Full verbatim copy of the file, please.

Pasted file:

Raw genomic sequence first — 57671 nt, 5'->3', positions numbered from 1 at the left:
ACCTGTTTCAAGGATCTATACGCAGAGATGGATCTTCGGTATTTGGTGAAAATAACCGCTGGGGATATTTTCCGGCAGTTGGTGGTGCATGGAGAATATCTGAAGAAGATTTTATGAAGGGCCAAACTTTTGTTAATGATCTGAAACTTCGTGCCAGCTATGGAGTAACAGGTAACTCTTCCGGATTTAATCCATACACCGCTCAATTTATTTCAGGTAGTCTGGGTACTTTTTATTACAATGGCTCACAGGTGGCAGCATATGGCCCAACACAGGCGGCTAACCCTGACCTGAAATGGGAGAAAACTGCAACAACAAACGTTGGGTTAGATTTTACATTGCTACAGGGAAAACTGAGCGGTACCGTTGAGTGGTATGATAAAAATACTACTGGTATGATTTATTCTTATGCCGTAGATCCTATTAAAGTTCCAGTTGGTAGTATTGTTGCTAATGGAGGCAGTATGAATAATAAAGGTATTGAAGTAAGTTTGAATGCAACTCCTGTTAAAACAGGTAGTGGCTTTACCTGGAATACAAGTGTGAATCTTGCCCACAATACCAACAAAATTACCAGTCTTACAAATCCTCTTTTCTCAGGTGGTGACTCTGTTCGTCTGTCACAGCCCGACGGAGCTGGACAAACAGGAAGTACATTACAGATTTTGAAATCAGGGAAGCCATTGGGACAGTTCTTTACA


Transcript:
Raw genomic sequence first — 57671 nt, 5'->3', positions numbered from 1 at the left:
ACCTGTTTCAAGGATCTATACGCAGAGATGGATCTTCGGTATTTGGTGAAAATAACCGCTGGGGATATTTTCCGGCAGTTGGTGGTGCATGGAGAATATCTGAAGAAGATTTTATGAAGGGCCAAACTTTTGTTAATGATCTGAAACTTCGTGCCAGCTATGGAGTAACAGGTAACTCTTCCGGATTTAATCCATACACCGCTCAATTTATTTCAGGTAGTCTGGGTACTTTTTATTACAATGGCTCACAGGTGGCAGCATATGGCCCAACACAGGCGGCTAACCCTGACCTGAAATGGGAGAAAACTGCAACAACAAACGTTGGGTTAGATTTTACATTGCTACAGGGAAAACTGAGCGGTACCGTTGAGTGGTATGATAAAAATACTACTGGTATGATTTATTCTTATGCCGTAGATCCTATTAAAGTTCCAGTTGGTAGTATTGTTGCTAATGGAGGCAGTATGAATAATAAAGGTATTGAAGTAAGTTTGAATGCAACTCCTGTTAAAACAGGTAGTGGCTTTACCTGGAATACAAGTGTGAATCTTGCCCACAATACCAACAAAATTACCAGTCTTACAAATCCTCTTTTCTCAGGTGGTGACTCTGTTCGTCTGTCACAGCCCGACGGAGCTGGACAAACAGGAAGTACATTACAGATTTTGAAATCAGGGAAGCCATTGGGACAGTTCTTTACA